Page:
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Marketing goes mobile using 2D codes

Looking for new ways to add excitement to your marketing campaigns?

Adding mobile marketing to the mix is a smart way to leverage your existing investment and extend your reach to today’s smartphone-equipped consumers. Microsoft Tag can help you integrate all aspects of your marketing campaigns, make your printed materials more engaging, and reach your customers no matter where they are.

You can start simply: Try adding a Tag to your print ads or brochures that links to a YouTube video about your product. Or use Real-Time Location in a Tag to bring up search results showing nearby stores based on your customer’s location. Once your ad or product has caught someone’s eye, Tag enables you to put your story in front of them, increasing brand awareness and shortening the purchasing cycle. Mobile engagement is quickly becoming a necessity, since almost half1 of U.S. mobile phone owners use their devices to shop online or to help with in-store shopping, and by the end of 2011, more than 60 percent of mobile phone users will own a smartphone capable of scanning 2D barcodes.

By the end of 2011 more than 60% of mobile phone users will own a smartphone capable of scanning 2D codes

2D barcodes explained

Barcodes are a pretty big deal – and not just at the grocery store. In mobile tagging, the barcode is what connects a physical object (a magazine ad) to a digital experience on a smartphone (a cool video). Why should you care? Because a 2D barcode like Microsoft Tag adds a whole new dimension to your marketing campaigns, making them more engaging and interactive.

You can put a 2D barcode on just about anything – printed materials, packaging, posters, signs, websites, clothing. When people can scan the barcode with their smartphones, they instantly see the online content you’ve created – from a product video to a sweepstakes to a custom mobile site.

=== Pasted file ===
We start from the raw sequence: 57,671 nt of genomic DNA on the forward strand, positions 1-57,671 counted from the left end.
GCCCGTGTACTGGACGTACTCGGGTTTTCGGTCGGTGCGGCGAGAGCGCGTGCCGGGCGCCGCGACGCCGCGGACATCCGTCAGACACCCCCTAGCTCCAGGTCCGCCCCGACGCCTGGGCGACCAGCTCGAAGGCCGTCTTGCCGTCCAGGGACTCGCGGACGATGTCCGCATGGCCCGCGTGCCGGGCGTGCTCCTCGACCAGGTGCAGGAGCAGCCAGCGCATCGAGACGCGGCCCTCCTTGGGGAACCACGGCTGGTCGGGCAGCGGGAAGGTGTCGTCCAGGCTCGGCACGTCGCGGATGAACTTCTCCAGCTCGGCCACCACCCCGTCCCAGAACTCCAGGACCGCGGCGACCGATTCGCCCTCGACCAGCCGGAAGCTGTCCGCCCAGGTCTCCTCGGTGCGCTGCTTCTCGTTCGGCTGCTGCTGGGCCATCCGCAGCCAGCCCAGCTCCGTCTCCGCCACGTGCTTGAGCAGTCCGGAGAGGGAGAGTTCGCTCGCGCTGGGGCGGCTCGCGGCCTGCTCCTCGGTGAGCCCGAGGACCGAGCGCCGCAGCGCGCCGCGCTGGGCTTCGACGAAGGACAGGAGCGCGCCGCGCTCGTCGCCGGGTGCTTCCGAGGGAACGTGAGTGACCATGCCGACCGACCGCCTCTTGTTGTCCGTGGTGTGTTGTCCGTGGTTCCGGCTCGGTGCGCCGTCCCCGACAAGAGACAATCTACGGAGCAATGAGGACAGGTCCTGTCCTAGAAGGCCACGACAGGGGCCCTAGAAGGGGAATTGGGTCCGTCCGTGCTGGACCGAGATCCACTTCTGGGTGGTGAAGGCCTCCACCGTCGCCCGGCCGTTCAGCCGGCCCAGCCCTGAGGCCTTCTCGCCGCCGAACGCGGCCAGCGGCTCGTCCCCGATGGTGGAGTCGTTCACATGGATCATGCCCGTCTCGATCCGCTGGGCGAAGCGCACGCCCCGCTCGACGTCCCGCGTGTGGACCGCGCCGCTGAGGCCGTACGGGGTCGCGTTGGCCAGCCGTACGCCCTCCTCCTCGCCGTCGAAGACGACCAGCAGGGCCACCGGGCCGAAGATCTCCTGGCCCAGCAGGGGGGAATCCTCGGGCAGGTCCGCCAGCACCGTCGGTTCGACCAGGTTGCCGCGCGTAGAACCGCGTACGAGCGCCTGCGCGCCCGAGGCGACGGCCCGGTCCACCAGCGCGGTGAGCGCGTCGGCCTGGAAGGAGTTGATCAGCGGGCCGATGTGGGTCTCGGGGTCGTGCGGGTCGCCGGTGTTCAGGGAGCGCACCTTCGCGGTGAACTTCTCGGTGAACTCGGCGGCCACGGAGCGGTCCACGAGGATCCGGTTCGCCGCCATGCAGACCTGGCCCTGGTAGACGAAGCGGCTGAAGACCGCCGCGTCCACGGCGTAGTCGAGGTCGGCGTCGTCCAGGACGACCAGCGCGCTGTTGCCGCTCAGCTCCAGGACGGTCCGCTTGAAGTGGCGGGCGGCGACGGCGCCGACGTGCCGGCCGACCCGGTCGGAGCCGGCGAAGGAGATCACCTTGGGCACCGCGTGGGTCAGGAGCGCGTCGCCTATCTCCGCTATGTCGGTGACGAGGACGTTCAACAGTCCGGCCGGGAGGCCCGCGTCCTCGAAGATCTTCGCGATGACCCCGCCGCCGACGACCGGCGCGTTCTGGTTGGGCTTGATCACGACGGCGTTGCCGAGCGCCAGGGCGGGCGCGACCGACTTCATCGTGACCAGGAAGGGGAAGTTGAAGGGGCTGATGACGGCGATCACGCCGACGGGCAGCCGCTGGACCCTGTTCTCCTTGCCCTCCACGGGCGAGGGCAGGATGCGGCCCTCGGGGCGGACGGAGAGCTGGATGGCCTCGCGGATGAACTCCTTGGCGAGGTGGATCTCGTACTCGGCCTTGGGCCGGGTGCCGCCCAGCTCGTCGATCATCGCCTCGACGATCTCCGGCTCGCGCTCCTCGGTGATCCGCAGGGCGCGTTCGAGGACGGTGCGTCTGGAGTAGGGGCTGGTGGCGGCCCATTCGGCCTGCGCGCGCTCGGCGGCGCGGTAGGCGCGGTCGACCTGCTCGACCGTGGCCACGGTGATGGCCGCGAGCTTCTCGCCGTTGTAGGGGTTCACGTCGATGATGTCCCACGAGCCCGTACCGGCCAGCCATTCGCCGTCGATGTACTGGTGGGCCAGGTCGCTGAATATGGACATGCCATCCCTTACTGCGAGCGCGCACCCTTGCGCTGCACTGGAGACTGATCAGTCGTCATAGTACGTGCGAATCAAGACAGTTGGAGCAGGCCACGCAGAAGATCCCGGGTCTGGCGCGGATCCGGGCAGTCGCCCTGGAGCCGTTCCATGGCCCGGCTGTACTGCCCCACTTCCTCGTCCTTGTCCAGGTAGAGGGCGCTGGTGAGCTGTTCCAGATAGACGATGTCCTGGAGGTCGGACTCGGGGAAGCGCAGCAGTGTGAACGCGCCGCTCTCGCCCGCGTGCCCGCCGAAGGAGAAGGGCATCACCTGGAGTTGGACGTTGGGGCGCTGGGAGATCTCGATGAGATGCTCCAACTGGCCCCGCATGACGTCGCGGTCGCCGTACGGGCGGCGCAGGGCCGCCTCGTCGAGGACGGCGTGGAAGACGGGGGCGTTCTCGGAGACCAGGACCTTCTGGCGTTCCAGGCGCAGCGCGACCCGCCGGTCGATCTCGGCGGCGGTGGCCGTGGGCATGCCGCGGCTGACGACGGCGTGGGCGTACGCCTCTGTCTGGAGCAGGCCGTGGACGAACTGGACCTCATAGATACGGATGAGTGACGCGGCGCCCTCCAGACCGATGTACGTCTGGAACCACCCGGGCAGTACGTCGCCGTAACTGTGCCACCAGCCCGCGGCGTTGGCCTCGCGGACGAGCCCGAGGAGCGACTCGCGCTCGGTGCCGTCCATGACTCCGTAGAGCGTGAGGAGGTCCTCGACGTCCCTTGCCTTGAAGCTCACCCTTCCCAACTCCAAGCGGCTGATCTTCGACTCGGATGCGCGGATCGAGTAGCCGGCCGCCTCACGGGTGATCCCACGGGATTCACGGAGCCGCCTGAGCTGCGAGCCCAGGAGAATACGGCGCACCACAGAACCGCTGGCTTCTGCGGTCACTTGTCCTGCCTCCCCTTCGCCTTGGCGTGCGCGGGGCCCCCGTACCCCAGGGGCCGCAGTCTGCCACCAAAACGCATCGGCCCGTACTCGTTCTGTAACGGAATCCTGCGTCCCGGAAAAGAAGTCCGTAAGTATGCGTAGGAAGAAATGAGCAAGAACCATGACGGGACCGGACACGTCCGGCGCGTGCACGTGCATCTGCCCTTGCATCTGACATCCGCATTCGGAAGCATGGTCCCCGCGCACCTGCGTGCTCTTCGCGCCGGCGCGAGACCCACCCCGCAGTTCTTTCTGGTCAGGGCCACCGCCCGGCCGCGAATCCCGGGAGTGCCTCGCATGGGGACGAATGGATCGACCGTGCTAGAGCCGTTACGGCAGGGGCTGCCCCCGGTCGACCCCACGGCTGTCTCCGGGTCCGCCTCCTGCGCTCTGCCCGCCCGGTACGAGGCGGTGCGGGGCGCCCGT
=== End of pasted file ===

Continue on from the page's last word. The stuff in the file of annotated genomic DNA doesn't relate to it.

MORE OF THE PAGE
But not all barcodes are created equal. The type of barcode you use is important, because features and ease of use vary. There are three types of barcodes in common use: traditional linear barcodes, QR codes, and Microsoft Tags.

Traditional Barcodes

Before we get to 2D barcodes, we should note that some marketers provide basic product information using the 1D barcodes you’ve known for years. Some services use mobile apps to scan these barcodes and display data such as prices, descriptions, and user reviews.

QR Code

By moving beyond straight lines, a 2D barcode can contain more information. One common approach is the Quick Response (QR) code, an open-source platform with a variety of disparate formats and reader apps. This old-style 2D barcode contains the entire message in the code, so online access isn’t needed to decode it, but the barcode size will vary depending on the amount of encoded data. QR codes can be black-and-white or basic colors.

Microsoft Tag

Microsoft Tag takes mobile tagging to the next level, offering more flexibility both in the barcode design and the content behind it. Because Tags are linked to data stored on a server, you can deliver a more robust online experience – including entire mobile sites – and update the content any time without having to change the Tag. So, if you link a Tag on your business card to your résumé, it’ll still be valid after you get that big promotion. Tags can be black-and-white or full-color, including custom images (e.g., a company logo).

Source: Microsoft Tag blog

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